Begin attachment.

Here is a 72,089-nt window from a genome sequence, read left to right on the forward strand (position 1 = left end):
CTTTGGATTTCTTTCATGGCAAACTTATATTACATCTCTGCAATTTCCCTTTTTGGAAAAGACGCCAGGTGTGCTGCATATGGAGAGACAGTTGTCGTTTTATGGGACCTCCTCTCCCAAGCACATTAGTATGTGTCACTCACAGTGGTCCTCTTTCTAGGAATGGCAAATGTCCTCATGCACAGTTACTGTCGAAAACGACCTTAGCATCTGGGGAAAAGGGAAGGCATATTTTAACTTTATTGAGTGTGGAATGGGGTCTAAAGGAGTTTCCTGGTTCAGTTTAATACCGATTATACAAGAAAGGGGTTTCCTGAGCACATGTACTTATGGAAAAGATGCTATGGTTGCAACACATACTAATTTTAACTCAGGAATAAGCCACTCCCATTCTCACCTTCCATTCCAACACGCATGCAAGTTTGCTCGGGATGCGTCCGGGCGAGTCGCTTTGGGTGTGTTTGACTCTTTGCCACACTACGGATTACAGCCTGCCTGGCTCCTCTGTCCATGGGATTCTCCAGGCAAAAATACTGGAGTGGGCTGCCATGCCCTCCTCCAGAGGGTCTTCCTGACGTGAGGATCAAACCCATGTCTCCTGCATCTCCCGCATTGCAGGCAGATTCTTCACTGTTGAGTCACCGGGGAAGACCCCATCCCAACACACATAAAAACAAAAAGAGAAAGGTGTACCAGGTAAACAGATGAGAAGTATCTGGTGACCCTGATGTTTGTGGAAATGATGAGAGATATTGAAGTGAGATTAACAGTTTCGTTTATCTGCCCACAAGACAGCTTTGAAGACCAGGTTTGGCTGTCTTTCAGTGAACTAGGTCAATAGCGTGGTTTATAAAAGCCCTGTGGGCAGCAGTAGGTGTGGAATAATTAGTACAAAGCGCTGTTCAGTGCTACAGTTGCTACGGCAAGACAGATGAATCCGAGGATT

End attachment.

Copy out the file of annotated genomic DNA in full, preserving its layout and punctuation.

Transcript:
Here is a 72,089-nt window from a genome sequence, read left to right on the forward strand (position 1 = left end):
CTTTGGATTTCTTTCATGGCAAACTTATATTACATCTCTGCAATTTCCCTTTTTGGAAAAGACGCCAGGTGTGCTGCATATGGAGAGACAGTTGTCGTTTTATGGGACCTCCTCTCCCAAGCACATTAGTATGTGTCACTCACAGTGGTCCTCTTTCTAGGAATGGCAAATGTCCTCATGCACAGTTACTGTCGAAAACGACCTTAGCATCTGGGGAAAAGGGAAGGCATATTTTAACTTTATTGAGTGTGGAATGGGGTCTAAAGGAGTTTCCTGGTTCAGTTTAATACCGATTATACAAGAAAGGGGTTTCCTGAGCACATGTACTTATGGAAAAGATGCTATGGTTGCAACACATACTAATTTTAACTCAGGAATAAGCCACTCCCATTCTCACCTTCCATTCCAACACGCATGCAAGTTTGCTCGGGATGCGTCCGGGCGAGTCGCTTTGGGTGTGTTTGACTCTTTGCCACACTACGGATTACAGCCTGCCTGGCTCCTCTGTCCATGGGATTCTCCAGGCAAAAATACTGGAGTGGGCTGCCATGCCCTCCTCCAGAGGGTCTTCCTGACGTGAGGATCAAACCCATGTCTCCTGCATCTCCCGCATTGCAGGCAGATTCTTCACTGTTGAGTCACCGGGGAAGACCCCATCCCAACACACATAAAAACAAAAAGAGAAAGGTGTACCAGGTAAACAGATGAGAAGTATCTGGTGACCCTGATGTTTGTGGAAATGATGAGAGATATTGAAGTGAGATTAACAGTTTCGTTTATCTGCCCACAAGACAGCTTTGAAGACCAGGTTTGGCTGTCTTTCAGTGAACTAGGTCAATAGCGTGGTTTATAAAAGCCCTGTGGGCAGCAGTAGGTGTGGAATAATTAGTACAAAGCGCTGTTCAGTGCTACAGTTGCTACGGCAAGACAGATGAATCCGAGGATT